public void printList()
{
Node<E> x = first;
for(int i=0;i<size; ++i)
{
System.out.println(x.item);
x = x.next;
}
}
private void LinkFirst(E e)
{
final Node<E> front = first;
final Node<E> newNode = new Node<>(null, e, front);
first = newNode;
if( front == null)
last = newNode;
else
front.prev = newNode;
++ size;
}
private void LinkLast(E e)
{
final Node<E> l = last;
final Node<E> newNode = new Node<>(l, e, null);
last = newNode;
if(l == null)
first = newNode;
else
l.next = newNode;
++ size;
}
// Inserts a node before a non null node succ
private void LinkBefore(E e, Node<E> succ)
{
Node<E> before = succ.prev;
Node<E> newNode = new Node<E>(before, e, succ);
succ.prev = newNode;
if(before == null)
{
first = newNode;
}
else
{
before.next = newNode;
}
++ size;
}
E unlinkFirst(Node<E> f)
{
final Node<E> next = f.next;
first = next;
final E element = f.item;
f.item = null;
f.next = null;
if(next == null)
last = null;
else
next.prev = null;
-- size;
return element;
}
E unlinkLast(Node<E> l)
{
final E element = l.item;
final Node<E> newLast = l.prev;
l.prev = null;
l.item = null;
last = newLast;
if(newLast == null)
first = null;
else
newLast.next = null;
-- size;
return element;
}
E unlink(Node<E> n)
{
final E element = n.item;
final Node<E> before = n.prev;
final Node<E> next = n.next;
if( before == null )
return unlinkFirst(n);
else if(next == null)
return unlinkLast(n);
else
{
n.item = null;
n.next = null;
n.prev = null;
before.next = next;
next.prev = before;
-- size;
}
return element;
}
void add(E e)
{
LinkLast(e);
}
void addAtEnd(E e)
{
LinkLast(e);
}
void addAtFront(E e)
{
LinkFirst(e);
}
}
public class Test_LinkedList
{
public static void main()
{
LinkedList<Integer> ll = new LinkedList<Integer>();
ll.add(10);
ll.add(9);
ll.add(10);
ll.add(100);
Node<Integer> nn = ll.node(3);
ll.unlink(nn);
ll.add(11);
ll.printList();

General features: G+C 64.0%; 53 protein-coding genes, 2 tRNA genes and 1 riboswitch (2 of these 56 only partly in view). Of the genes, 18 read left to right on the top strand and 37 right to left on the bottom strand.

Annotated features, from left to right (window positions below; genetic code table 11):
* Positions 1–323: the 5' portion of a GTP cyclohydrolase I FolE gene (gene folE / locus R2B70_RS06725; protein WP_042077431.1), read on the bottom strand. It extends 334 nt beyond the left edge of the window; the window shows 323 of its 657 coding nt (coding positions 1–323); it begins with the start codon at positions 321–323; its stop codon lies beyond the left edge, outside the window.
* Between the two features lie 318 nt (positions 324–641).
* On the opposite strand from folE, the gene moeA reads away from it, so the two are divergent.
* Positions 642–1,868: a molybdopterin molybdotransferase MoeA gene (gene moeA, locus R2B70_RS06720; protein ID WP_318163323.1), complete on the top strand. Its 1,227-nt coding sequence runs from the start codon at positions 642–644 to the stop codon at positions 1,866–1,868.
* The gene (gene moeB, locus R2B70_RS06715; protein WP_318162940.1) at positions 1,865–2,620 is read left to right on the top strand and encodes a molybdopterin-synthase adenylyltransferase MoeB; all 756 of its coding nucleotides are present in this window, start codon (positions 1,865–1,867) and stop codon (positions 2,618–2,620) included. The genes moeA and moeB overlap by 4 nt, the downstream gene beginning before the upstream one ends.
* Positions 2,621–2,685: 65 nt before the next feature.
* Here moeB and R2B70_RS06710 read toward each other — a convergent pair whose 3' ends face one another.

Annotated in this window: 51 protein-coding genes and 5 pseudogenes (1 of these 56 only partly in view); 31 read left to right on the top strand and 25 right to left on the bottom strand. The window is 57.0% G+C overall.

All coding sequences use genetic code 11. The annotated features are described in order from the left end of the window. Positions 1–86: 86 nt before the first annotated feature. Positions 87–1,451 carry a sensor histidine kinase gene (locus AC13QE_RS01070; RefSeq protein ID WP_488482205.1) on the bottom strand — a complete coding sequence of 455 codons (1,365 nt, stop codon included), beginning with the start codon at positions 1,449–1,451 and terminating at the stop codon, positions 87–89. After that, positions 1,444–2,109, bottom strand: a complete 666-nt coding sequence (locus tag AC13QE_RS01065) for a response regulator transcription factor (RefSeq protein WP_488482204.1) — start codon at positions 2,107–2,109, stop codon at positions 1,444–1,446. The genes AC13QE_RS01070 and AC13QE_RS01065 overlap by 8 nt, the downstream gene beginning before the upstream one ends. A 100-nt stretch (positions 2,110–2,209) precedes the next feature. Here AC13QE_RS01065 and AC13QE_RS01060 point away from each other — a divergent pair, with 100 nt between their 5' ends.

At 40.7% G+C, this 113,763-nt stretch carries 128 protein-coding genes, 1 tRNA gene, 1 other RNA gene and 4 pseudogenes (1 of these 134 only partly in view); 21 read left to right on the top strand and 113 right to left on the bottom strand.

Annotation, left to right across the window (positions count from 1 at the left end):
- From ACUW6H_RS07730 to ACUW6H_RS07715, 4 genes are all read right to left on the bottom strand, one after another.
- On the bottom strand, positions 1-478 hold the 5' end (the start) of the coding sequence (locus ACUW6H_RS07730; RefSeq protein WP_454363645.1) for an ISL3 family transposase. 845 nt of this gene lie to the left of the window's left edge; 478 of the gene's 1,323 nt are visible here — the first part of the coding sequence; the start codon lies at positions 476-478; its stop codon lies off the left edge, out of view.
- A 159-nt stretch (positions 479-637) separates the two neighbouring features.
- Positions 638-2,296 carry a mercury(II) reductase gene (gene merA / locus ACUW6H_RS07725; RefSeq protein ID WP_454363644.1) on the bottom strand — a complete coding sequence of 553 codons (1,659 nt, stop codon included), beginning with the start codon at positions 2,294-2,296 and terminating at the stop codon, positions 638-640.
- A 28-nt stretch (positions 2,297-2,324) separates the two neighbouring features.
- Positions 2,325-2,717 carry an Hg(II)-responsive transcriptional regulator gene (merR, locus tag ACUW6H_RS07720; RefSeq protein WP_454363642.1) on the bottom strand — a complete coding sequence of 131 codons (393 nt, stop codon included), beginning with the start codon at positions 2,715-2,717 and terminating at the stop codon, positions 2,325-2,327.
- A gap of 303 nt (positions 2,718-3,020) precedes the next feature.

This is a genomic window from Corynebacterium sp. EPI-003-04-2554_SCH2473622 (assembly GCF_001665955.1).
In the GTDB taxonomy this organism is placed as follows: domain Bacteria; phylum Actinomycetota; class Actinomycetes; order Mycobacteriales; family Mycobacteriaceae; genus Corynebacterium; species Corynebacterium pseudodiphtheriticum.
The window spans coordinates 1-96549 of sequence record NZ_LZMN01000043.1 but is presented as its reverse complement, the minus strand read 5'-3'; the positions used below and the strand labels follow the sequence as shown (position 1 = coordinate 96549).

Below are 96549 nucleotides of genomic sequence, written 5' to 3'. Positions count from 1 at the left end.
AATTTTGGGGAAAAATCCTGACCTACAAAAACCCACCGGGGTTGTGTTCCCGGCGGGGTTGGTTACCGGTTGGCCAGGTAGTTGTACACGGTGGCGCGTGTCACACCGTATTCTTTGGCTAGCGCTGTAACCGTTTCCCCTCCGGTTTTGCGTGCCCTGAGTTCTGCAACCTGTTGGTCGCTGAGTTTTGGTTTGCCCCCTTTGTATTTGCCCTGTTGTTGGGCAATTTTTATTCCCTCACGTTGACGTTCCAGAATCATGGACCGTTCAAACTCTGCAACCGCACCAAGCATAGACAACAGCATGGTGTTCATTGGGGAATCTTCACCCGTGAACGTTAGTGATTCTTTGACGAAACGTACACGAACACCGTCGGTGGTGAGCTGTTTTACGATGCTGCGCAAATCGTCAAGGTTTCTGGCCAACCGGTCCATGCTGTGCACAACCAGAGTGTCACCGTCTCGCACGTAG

}
}
```

### Complexity

Complexity of **Insertion operation** in a Linked List:

- Worst case time complexity:
**Î˜(1)** - Average case time complexity:
**Î˜(1)** - Best case time complexity:
**Î˜(1)** - Space complexity:
**Î˜(1)**

Complexity of **Deletion operation** in a Linked List:

- Worst case time complexity:
**Î˜(1)** - Average case time complexity:
**Î˜(1)** - Best case time complexity:
**Î˜(1)** - Space complexity:
**Î˜(1)**

Complexity of **Search operation** in a Linked List:

- Worst case time complexity:
**Î˜(N)** - Average case time complexity:
**Î˜(N)** - Best case time complexity:
**Î˜(1)** - Space complexity:
**Î˜(1)**

### Applications

Real life applications of a Linked List is as follows:

- Linked Lists can also be used to represent Graphs as adjacent matrices which is a much space efficient representation than an array. Memory consumption with an array for a graph with N nodes is of the order of O(N^2) and with a linked list is of the order of O(N).
- Implementing Hash Tables :- Each Bucket of the hash table can itself be a linked list.
- Undo functionality in Photoshop or Microsoft Word uses Linked List
- Accessing next element in a Linked List takes less time compared to an Array. This is because Linked List takes the natural advantage of locality of reference and hence, works well with caches.